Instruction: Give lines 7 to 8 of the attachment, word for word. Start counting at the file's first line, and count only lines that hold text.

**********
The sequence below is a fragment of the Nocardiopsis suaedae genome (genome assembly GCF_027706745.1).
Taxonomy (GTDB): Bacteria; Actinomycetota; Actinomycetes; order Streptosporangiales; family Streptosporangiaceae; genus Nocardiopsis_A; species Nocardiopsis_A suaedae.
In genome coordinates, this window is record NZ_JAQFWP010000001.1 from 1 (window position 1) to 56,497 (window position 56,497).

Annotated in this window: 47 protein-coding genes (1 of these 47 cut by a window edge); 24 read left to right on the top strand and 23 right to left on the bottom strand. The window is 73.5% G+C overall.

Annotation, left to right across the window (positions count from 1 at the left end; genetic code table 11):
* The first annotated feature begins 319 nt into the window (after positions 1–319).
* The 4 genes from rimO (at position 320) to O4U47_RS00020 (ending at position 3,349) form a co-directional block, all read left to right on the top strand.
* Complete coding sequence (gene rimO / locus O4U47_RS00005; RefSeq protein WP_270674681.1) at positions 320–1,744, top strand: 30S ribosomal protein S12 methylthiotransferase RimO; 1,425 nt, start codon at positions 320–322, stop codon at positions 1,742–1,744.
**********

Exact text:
* The 4 genes from rimO (at position 320) to O4U47_RS00020 (ending at position 3,349) form a co-directional block, all read left to right on the top strand.
* Complete coding sequence (gene rimO / locus O4U47_RS00005; RefSeq protein WP_270674681.1) at positions 320–1,744, top strand: 30S ribosomal protein S12 methylthiotransferase RimO; 1,425 nt, start codon at positions 320–322, stop codon at positions 1,742–1,744.